Disclaimer: This story includes mentions of suicide and may be triggering to some.
Just like the waves of the ocean, my grief for you over the last year has come in waves, and today it feels like I’m drowning.
June 25th, 2019, will forever be one of the darkest days in my life and I am struggling with this as we near the anniversary of that day. It was shortly after 5 p.m. and my husband called me at work to tell me you had shot yourself. You were in the hospital an hour away, and they didn’t know if you’d make it. I went completely numb. Simple tasks suddenly became impossible, like figuring out how to walk from my office to the elevator, how to walk to my car in order to get home so we could drive an hour to be with you. I kept telling myself you weren’t really gone and they would be able to save you.
When I finally got to see you and hold your hand at the hospital, I knew the outlook wasn’t good, yet I was still in denial. It wasn’t until they started prepping for your organ donation I started to realize that was really going to be the last time I’d see you breathing. The silence was deafening as our family shuffled behind your hospital bed as they rolled you down the hall and to the operating room. A kind lady gave us a quick rundown on what was about to happen (I remember trying to listen but it was all muffled) as we slipped into our operating room gowns, booties, masks, and hairnets. All the while, we were looking at each other in sorrow and disbelief, each hoping it was all just a horrifying dream we would finally wake up from. I held your hand and kissed you goodbye one last time as they took you off the ventilator. We held each other as we watched your heartbeat slow and as you took your last breath. I could feel the warm saltwater streaming down my cheeks but I couldn’t get much out for words; your life and all the good times flashed through my mind at a million miles an hour. I just remember saying something like, ‘I love you, brother’ and ‘See you on the other side.’ I left that hospital knowing a piece of me died with you that day you took your life much too soon, at 25 years young.
I miss you more than words could ever express and I’m so grateful for all the wonderful memories I have of us growing up at the family lake cabin, nightly bonfires, midnight boat rides, concerts (too many to list), holidays (4th of July was always my favorite with you), wakeboarding, snowboarding, bowling, birthdays, Sunday dinners, family game nights (even though you hated games), and our unforgettable annual family camping trips. Family trips to Hawaii, Mexico, Wisconsin, Colorado among many more. I’ll never forget dancing our asses off to Gangnam style in a club in Mexico (we were the only ones there so they played it on repeat to keep us dancing) and you literally trading the shirt off your back for a necklace on the beaches of Mexico. Who could forget that time we rented scooters in Hawaii to drive along the beach to watch the sunset? You weren’t old enough to drive yet, but you talked the guy into giving you your own scooter anyway since he was from Nebraska. You then fishtailed and blew through the stop sign on the way out of the parking lot. We all lost it laughing.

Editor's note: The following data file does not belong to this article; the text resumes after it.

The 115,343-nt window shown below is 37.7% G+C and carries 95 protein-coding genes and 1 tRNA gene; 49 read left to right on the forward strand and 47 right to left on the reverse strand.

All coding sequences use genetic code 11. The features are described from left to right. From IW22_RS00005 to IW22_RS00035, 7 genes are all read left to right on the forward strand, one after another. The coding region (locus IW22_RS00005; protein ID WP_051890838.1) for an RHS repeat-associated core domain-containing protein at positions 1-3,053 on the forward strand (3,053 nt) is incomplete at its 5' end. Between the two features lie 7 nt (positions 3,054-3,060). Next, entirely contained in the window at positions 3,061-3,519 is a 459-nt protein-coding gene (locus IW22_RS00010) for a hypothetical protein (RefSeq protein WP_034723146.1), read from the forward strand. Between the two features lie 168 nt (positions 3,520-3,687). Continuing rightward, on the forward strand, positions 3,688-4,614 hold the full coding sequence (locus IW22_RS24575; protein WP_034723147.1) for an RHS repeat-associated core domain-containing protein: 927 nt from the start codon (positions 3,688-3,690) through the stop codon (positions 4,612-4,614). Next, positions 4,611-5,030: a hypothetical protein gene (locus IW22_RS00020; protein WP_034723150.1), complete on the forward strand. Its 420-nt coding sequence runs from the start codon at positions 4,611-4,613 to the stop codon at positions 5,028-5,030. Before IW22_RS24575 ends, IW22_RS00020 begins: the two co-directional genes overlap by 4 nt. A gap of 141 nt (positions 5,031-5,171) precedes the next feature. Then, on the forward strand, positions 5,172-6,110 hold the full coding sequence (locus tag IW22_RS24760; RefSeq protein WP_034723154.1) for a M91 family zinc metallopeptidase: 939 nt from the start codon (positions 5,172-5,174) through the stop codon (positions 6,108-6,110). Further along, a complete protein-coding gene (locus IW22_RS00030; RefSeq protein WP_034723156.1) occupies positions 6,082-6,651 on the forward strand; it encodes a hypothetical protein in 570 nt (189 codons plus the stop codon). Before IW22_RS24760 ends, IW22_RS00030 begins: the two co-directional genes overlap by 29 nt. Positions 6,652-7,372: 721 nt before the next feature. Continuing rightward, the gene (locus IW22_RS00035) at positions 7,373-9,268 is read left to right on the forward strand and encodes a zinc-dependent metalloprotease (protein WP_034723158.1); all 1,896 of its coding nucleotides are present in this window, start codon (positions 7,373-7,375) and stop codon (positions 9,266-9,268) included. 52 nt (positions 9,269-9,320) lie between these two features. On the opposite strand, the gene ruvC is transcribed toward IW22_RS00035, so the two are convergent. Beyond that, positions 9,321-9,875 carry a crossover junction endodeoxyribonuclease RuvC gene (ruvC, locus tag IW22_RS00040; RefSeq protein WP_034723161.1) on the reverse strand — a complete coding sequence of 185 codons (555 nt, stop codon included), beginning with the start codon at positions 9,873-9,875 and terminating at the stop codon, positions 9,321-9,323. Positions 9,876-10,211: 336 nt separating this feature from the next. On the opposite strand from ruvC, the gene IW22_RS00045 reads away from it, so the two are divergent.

You were always the life of our party. I used to try and embarrass you by yelling, ‘BROTHER’ as loud as I could whenever I saw you in public and you would just shake your head and laugh while yelling back, ‘SISTER.’ You were one heck of a drummer and I loved watching you perform at your Jazz and Pangea concerts. You had such a free and loving spirit. I like to think the day I walked away from that hospital without you, that is the part of you I gained.
I thought about you a lot this past week as protests erupted all across the world. I know if you were still here, you would have been out there too – equality meant everything to you. You had such a pure heart even when you were fighting your own internal battles with depression, anxiety, and drugs.
We love to talk to Alivia (our 2-year-old daughter) about her uncle Corey and how special you are. We tell her how lucky we are to have you watch over us. We are grateful for the hospital giving us a Build-A-Bear which plays your recorded heartbeat when you squeeze it – Alivia loves to squeeze it and tell us she is hugging Uncle Corey.
Two wonderful people received kidneys because of you and I’m sure you would be so happy to know that. Thank you for all you taught me. You’d be so happy to see we are going to continue to do all we can to help the world change for the better, that is all you ever wanted.
Love you always and forever,
The past year our family has been trying our best to pick up the pieces. We will never recover but we are working towards finding our new normal. Corey taught us to continue to love fiercely and remember to take our own mental health seriously.
We miss him every day and if you or someone you know is struggling with thoughts of suicide, please reach out for help, know you are loved, and those who love you will never be the same without you.”
[[If you’re thinking about hurting yourself, please call the National Suicide Prevention Lifeline at 1-800-273-8255 or visit suicidepreventionhotline.org to live chat with someone. Help is out there. You are not alone.]]
This story was submitted to Love What Matters by Jacki Jacox. You can follow their journey on Facebook. Do you have a similar experience? We’d like to hear your important journey. Submit your own story here. Be sure to subscribe to our free email newsletter for our best stories, and YouTube for our best videos.
Read more touching stories like this:
‘If you do this, Kara, you will not be able to undo it. It will be permanent, forever.’: Woman writes letter after cousin’s suicide, ‘You must not know the impact it’s going to have on the rest of us’
Provide beauty and strength for others. SHARE this story on Facebook with your friends and family